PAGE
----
Published on August 11th, 2016 | by Mike Myers
ICYM Black Hat 2016, Here Are Some Key Takeaways
Black Hat 2016 wrapped up last week, and the conference has come a long way since its inception 19 years ago. It’s grown from just one conference a year to a full-blown international tour. Today you can attend a Black Hat event in the United States, Europe and Asia, which should also show you how far the field of cybersecurity has come as well.
As my colleague Akshay Nayak noted, even this year’s Black Hat showed a good amount of growth from the previous year: last year the business hall featured 218 companies, while this year the number increased by more than 15% to 256 companies – a true 8-bit conference experience!
If you didn’t get a chance to attend this year’s Las Vegas show, here are some main takeaways we’d like to share with you:
Dan Kaminsky set the tone for this year’s Black Hat by underscoring the impact that security risks are having on the Internet and its users. Half of Americans are backing away from conducting sensitive transactions on the Internet due to threats. Emerging technologies such as the IoT are assumed to be insecure out of the gate. The tech industry has little time to act as innovation gets smothered by security concerns. In the same way that NIH supports scientific studies that turn discovery into health, a national research center for cybersecurity is required to address the growing threats to the Internet and its users.
Everybody Loves Machine Learning
Machine learning is a hot topic in threat research today – and for good reason. Threat detection by way of signatures is being replaced by behavioral methods and machine learning is a key part of the transition. In one demonstration Cylance’s Matt Wolff, Brian Wallace and Xuan Zhao applied unsupervised ML techniques to NMAP data and showed how the right selection of features and clustering techniques revealed patterns in the data.
Cyberspace must be more defensible
Today, asymmetry of offense gives the attacker the upper hand. If we are going to make cyberspace more secure we need to focus on the things that make the biggest difference. One talk described past interventions that have done just that, such as releasing automated updates, securing communications with encryption, supporting multi-factor authentication, protecting home networks with built-in NAT and DDoS protection. The presenter, Jason Healey also described how interventions become game changers by taking away entire attack classes and taking the user out of the solution.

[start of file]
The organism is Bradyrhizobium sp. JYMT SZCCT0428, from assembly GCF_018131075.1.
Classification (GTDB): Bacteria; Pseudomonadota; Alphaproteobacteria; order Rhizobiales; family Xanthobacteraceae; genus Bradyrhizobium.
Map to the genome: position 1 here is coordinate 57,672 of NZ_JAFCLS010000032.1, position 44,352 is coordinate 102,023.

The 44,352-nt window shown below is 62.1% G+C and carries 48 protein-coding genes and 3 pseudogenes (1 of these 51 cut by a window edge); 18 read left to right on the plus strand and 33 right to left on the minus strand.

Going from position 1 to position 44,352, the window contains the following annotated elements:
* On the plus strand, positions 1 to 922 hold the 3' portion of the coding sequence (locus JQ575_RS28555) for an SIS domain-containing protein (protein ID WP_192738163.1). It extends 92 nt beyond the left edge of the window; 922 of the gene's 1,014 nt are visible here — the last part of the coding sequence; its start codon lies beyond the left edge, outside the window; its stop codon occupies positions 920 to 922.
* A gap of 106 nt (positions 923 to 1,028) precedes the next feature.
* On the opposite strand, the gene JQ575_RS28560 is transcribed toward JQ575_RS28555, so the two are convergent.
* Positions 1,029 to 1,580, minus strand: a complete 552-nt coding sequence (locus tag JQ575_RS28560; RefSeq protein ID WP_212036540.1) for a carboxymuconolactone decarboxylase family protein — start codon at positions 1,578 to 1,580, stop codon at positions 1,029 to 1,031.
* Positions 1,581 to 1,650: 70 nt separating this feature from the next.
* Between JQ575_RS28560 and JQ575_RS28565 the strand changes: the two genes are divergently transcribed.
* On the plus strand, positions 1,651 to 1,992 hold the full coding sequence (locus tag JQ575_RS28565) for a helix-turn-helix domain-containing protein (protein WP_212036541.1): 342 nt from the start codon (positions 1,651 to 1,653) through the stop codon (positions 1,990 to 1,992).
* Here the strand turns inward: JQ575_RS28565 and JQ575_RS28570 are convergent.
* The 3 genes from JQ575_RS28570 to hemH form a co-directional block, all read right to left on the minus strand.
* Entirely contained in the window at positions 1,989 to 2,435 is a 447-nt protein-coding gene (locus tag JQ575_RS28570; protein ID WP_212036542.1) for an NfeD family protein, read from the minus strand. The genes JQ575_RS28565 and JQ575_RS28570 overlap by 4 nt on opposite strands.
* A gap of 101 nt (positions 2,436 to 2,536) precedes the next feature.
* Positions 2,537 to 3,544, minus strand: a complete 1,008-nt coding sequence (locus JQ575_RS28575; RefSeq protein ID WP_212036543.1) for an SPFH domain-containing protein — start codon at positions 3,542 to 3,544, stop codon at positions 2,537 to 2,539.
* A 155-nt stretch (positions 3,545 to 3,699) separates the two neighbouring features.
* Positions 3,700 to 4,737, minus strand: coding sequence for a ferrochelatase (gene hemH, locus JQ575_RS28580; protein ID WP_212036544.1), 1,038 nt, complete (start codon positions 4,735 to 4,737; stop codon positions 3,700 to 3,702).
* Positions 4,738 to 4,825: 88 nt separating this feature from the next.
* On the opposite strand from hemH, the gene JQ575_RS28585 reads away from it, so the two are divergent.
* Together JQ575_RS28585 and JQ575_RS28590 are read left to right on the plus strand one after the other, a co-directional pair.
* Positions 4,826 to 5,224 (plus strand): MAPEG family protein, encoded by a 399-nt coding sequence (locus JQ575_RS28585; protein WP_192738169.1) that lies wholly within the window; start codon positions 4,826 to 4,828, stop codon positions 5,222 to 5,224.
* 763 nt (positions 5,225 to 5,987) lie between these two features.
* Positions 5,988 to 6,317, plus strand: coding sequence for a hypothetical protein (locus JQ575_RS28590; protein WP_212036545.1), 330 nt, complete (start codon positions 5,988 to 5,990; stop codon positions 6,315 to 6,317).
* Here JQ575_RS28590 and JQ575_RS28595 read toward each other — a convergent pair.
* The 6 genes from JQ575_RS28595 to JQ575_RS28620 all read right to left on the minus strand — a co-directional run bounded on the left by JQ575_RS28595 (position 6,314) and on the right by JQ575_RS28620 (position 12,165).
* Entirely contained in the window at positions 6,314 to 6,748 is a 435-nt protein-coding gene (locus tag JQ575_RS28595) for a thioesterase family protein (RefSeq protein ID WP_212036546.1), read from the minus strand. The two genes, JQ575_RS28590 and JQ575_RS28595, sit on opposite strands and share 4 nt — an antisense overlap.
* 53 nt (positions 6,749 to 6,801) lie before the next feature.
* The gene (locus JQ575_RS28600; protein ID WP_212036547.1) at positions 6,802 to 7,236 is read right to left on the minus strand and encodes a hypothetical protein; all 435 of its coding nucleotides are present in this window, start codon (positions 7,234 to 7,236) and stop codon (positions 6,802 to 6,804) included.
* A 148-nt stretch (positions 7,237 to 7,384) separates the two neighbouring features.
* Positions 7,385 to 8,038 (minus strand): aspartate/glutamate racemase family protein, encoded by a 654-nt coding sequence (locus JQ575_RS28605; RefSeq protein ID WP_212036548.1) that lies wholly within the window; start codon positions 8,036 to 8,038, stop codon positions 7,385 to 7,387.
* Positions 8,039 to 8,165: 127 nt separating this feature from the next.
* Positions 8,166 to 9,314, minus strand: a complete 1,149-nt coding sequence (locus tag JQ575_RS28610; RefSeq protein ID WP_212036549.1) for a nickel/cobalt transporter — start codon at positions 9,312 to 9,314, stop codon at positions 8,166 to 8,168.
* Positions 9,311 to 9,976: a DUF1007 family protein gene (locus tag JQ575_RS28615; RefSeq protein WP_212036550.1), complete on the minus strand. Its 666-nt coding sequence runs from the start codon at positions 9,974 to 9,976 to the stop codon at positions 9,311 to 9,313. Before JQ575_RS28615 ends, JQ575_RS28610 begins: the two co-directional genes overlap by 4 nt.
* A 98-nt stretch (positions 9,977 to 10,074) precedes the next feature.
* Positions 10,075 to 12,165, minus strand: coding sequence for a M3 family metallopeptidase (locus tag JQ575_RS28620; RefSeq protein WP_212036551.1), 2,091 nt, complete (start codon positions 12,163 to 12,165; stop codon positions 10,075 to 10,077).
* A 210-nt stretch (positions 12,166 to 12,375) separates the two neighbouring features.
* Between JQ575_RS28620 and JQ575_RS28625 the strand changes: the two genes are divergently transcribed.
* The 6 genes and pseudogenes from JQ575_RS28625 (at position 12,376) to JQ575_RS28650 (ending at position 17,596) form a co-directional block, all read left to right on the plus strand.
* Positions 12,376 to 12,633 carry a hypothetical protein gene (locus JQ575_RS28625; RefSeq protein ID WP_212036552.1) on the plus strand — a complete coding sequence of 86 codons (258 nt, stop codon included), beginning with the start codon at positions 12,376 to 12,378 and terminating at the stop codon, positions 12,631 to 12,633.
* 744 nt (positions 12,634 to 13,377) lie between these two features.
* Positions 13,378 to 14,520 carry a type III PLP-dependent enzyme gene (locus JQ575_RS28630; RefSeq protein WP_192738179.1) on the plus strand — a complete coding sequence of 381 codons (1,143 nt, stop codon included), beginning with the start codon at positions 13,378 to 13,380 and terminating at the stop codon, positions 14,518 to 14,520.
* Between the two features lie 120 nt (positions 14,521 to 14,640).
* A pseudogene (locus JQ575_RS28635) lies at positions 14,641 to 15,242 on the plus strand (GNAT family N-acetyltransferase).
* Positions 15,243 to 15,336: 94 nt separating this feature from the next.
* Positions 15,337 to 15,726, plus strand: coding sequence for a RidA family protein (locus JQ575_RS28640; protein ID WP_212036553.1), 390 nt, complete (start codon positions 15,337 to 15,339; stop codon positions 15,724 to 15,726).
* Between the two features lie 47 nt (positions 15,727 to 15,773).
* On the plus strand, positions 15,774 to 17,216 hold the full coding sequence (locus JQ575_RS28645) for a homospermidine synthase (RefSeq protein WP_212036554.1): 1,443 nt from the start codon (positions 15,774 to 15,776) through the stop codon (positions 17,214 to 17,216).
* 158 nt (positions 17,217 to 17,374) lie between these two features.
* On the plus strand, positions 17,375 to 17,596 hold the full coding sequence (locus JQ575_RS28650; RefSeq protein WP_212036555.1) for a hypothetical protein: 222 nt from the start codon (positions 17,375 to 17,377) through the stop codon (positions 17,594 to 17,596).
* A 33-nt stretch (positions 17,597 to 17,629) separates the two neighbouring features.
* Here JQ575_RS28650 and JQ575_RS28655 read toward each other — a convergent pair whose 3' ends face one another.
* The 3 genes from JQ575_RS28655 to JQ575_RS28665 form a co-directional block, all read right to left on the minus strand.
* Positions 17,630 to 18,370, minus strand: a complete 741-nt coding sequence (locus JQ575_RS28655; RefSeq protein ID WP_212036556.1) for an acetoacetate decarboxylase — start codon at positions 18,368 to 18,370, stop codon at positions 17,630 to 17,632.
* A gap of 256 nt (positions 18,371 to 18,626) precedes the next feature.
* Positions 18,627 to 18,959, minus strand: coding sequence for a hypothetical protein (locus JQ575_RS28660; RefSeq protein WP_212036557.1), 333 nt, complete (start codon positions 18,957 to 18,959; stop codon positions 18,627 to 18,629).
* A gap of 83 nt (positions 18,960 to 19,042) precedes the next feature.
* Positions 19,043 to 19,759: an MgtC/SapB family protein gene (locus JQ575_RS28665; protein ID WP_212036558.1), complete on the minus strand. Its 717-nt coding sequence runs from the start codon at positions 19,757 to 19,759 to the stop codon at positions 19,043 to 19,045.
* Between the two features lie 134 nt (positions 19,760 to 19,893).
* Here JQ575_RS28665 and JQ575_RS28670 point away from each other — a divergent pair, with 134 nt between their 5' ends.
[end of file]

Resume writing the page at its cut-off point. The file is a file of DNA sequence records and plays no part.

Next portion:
Even low-priority adware can have crippling results
Any incident that security analysts deem as adware—and thus low priority—might not be what it looks like on the surface. As Cybereason’s CISO Israel Barak demonstrated, it could be malware on the compromised host just “playing nice” to appear benign and avoid detection. But, once a machine becomes compromised even by something seemingly low priority, it can then be sold on the black market, with its cost varying depending on factors such as whether it’s a workstation or server, the presence of a Remote Admin Tool, the nature of data stored (i.e. financial, healthcare), and others.
Mobile security is especially challenging
The technology stack is deep and software exists at every level written by a variety of manufacturers, OEMs, carriers and third parties. OS fragmentation further complicates matters in Android as many users run outdated versions. Presenters Josh Thomas and Shawn Moyer showed us how mobile security starts at the SoC and described secure mobile processing environments.
DDoS is still one of the biggest threats to the Internet today
Entire businesses have been built around providing booter services and as one would expect, the quality of service provided by these nefarious operations varies wildly. In one talk presenters Elliott Peterson and Andre Correa explored useful tools for researching DDoS and described the protocols most commonly used for DDoS along with their associated amplification factors.
From all of our learnings at Black Hat, it’s clear that total visibility into the network is still the best way to find breaches faster.
Mike Myers is a principal cyber security engineer for SS8 focused on threat research and driving the algorithm development of BreachDetect’s Security Analytics. He is the inventor of a patent-pending cryptocurrency/Bitcoin technology, and he enjoys 90’s hip-hop.